Definition of communal in English:

communal

adjective

  • 1Shared by all members of a community; for common use.

    ‘a communal bathroom and kitchen’
    • ‘The wart viral infection is a common occurrence in communal bathing, spa or health club facilities.’
    • ‘It will create two more rooms for patients - to add to the four already in operation - two rooms for relatives, plus a communal kitchen and lounge area.’
    • ‘A few minutes later, I walked down the hall to look at the communal bathroom and showers.’
    • ‘A door leads from the kitchen area into a communal corridor, while a staircase leads down to the sleeping accommodation.’
    • ‘Residents would share the use of communal facilities.’
    • ‘There was a communal kitchen, but all the cupboards were bare.’
    • ‘Most cooking is done in communal kitchens in the neighbourhood and purchased from street stalls that heave under bags of fruit and vegetables of all kinds.’
    • ‘The communal kitchen will cater for patients in the hospice.’
    • ‘There was a communal bathroom down the hall and a kitchen on the first floor, not that anyone used it much.’
    • ‘Two people shared a room and the entire floor shared a communal bathroom and shower room.’
    • ‘The master bedroom sits to the rear and overlooks the communal garden, as do the bathroom and dining/kitchen.’
    • ‘A communal shower and bathroom served at least sixteen people.’
    • ‘There are a number of 3, 4 and 5 bedrooms apartments available with a communal kitchen, which are ideal for a group of friends.’
    • ‘She rattled some cups about the communal kitchen instead and stuck the kettle on to boil.’
    • ‘And the food service workers who scoured the commercial kitchens improvising communal meals for hundreds of those stranded.’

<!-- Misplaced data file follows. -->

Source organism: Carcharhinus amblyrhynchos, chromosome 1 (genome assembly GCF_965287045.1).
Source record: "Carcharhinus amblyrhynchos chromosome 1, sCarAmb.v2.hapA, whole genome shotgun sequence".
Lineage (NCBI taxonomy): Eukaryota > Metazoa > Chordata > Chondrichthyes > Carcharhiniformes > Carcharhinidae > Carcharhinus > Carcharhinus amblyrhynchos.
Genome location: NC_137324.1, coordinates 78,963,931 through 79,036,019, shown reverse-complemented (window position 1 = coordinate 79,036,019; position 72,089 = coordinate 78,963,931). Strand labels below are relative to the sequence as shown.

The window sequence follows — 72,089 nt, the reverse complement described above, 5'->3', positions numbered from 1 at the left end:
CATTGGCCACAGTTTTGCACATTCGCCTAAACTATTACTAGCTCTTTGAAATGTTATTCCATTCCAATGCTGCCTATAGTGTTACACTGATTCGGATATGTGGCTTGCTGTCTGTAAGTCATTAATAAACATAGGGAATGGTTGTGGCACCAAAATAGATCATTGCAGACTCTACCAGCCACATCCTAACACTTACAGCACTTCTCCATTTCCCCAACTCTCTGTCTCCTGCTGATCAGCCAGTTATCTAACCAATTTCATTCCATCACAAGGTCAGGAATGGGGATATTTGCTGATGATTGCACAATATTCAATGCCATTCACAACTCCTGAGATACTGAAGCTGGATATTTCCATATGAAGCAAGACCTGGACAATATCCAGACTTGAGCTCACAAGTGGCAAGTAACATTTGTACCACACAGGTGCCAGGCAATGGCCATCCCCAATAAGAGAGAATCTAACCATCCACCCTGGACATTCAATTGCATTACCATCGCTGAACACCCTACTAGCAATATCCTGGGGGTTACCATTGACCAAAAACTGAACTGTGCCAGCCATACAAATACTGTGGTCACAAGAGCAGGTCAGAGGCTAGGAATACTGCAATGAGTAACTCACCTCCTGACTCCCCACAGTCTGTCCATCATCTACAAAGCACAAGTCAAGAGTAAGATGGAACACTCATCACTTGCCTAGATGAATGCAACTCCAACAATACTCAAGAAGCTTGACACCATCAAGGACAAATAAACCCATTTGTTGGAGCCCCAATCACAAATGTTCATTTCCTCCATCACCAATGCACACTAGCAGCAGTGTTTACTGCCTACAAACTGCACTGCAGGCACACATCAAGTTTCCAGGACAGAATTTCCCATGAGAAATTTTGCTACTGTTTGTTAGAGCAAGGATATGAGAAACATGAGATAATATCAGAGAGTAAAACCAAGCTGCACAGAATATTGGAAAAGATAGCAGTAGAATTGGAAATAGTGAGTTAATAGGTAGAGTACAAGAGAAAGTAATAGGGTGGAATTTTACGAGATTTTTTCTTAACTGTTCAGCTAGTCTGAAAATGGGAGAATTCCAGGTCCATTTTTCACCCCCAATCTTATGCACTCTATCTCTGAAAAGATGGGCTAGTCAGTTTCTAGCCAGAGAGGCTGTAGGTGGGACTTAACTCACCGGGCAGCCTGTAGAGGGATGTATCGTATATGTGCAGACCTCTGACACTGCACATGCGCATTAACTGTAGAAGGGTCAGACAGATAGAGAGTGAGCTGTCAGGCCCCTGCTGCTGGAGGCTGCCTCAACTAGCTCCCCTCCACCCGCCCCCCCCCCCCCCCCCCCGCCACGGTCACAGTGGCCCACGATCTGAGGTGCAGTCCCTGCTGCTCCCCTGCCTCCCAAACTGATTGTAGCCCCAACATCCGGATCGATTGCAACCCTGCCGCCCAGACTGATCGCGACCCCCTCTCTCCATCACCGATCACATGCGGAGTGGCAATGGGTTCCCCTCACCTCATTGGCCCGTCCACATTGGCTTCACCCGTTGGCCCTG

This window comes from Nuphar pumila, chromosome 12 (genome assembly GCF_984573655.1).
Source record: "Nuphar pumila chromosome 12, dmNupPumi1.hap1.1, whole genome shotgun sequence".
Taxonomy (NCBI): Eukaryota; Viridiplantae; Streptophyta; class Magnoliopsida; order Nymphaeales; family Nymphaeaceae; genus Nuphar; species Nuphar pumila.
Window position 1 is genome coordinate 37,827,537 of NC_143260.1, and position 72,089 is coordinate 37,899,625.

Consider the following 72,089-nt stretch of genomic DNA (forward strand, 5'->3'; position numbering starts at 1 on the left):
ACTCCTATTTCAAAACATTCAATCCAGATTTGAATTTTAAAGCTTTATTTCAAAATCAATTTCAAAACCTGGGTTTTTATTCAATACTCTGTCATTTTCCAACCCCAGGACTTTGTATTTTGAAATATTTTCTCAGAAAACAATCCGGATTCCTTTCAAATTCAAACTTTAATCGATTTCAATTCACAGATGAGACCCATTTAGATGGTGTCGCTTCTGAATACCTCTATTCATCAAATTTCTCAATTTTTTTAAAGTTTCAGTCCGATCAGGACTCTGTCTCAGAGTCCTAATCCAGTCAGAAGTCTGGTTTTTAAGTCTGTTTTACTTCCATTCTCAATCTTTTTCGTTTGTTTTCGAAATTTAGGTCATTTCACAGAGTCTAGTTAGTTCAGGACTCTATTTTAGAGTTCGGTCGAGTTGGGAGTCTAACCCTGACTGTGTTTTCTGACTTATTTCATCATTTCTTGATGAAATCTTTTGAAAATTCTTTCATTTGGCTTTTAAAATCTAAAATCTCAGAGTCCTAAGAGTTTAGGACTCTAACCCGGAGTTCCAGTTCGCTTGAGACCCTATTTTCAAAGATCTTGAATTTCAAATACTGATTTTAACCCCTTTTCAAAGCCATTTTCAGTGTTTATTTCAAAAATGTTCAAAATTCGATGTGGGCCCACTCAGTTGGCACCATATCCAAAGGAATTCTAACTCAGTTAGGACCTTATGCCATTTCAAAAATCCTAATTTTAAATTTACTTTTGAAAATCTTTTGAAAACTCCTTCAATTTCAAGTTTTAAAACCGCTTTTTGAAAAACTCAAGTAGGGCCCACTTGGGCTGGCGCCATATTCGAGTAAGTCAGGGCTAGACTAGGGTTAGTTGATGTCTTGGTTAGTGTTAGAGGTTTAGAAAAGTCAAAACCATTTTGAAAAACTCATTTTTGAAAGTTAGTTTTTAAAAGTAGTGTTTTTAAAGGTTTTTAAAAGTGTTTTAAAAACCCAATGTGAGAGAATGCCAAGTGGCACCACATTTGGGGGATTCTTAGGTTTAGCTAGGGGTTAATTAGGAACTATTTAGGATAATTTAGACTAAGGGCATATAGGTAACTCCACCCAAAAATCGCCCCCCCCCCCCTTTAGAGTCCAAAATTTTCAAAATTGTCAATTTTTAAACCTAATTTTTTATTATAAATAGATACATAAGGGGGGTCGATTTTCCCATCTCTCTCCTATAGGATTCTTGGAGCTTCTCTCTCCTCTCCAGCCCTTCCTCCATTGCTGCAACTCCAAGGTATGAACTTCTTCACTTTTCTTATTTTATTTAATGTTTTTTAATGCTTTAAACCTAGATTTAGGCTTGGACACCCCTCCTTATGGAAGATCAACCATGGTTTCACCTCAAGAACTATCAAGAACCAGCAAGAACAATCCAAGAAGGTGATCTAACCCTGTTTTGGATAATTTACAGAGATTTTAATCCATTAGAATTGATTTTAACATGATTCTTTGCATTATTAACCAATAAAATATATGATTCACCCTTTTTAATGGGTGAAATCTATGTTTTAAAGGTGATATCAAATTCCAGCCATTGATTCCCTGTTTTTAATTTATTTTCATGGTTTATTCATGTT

• ‘If the claim is in respect of defects in the common parts or communal areas of a block of flats, the claim must be made by the Management Company or in Scotland, the Factor.’
    • ‘Water is then carried through the common parts in the communal pipework and into individual flats.’
    • ‘There is no cooking on the premises and the bathroom is communal.’
    • ‘When I was a teenager at boarding school, we had communal showers and bathrooms.’
    • ‘The family had to share communal facilities with neighbours and arguments were common.’
    shared, joint, common, general, public
    collective, cooperative, community, communalist, united, combined, pooled, mass
    View synonyms
    1. 1.1 Involving the sharing of work and property.
      ‘communal living’
      • ‘I mean, they're doing remarkably well this year and, in the spirit of communal living, allowing me to harvest their crop was the right thing to do.’
      • ‘In the much less densely populated northeastern region, a form of communal property ownership and communal farming survived into the twentieth century.’
      • ‘Mrs Silk stressed the point that it was an aim of theirs to promote and encourage integrated communal living and shared responsibility wherever possible.’
      • ‘But they share a commitment to communal living, group and individual therapy, and shared domestic and leisure activities.’
      • ‘In the past land was communal property that could not be sold or inherited.’
      • ‘They may have been part of a pre-Christian religious ritual or they may have been communal property in which corn or oats was pounded or ground.’